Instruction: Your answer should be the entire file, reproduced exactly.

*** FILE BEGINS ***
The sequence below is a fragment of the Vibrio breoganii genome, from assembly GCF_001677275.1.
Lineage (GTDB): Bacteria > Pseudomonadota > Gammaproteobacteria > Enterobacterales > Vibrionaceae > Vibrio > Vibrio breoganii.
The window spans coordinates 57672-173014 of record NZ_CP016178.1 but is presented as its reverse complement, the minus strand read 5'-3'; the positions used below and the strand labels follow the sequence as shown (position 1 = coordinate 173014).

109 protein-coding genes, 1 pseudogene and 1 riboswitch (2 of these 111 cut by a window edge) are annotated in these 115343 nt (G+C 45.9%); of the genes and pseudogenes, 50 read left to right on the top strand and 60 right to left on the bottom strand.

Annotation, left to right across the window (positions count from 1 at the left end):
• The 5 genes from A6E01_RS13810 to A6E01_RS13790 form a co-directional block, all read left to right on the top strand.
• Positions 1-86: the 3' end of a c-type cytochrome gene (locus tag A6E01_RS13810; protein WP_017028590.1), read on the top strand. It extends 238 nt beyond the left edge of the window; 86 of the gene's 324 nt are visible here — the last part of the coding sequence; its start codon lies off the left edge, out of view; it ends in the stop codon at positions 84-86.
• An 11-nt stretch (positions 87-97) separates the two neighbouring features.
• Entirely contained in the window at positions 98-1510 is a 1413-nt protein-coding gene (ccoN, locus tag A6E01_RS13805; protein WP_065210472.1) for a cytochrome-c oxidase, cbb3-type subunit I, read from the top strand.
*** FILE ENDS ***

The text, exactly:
The sequence below is a fragment of the Vibrio breoganii genome, from assembly GCF_001677275.1.
Lineage (GTDB): Bacteria > Pseudomonadota > Gammaproteobacteria > Enterobacterales > Vibrionaceae > Vibrio > Vibrio breoganii.
The window spans coordinates 57672-173014 of record NZ_CP016178.1 but is presented as its reverse complement, the minus strand read 5'-3'; the positions used below and the strand labels follow the sequence as shown (position 1 = coordinate 173014).

109 protein-coding genes, 1 pseudogene and 1 riboswitch (2 of these 111 cut by a window edge) are annotated in these 115343 nt (G+C 45.9%); of the genes and pseudogenes, 50 read left to right on the top strand and 60 right to left on the bottom strand.

Annotation, left to right across the window (positions count from 1 at the left end):
• The 5 genes from A6E01_RS13810 to A6E01_RS13790 form a co-directional block, all read left to right on the top strand.
• Positions 1-86: the 3' end of a c-type cytochrome gene (locus tag A6E01_RS13810; protein WP_017028590.1), read on the top strand. It extends 238 nt beyond the left edge of the window; 86 of the gene's 324 nt are visible here — the last part of the coding sequence; its start codon lies off the left edge, out of view; it ends in the stop codon at positions 84-86.
• An 11-nt stretch (positions 87-97) separates the two neighbouring features.
• Entirely contained in the window at positions 98-1510 is a 1413-nt protein-coding gene (ccoN, locus tag A6E01_RS13805; protein WP_065210472.1) for a cytochrome-c oxidase, cbb3-type subunit I, read from the top strand.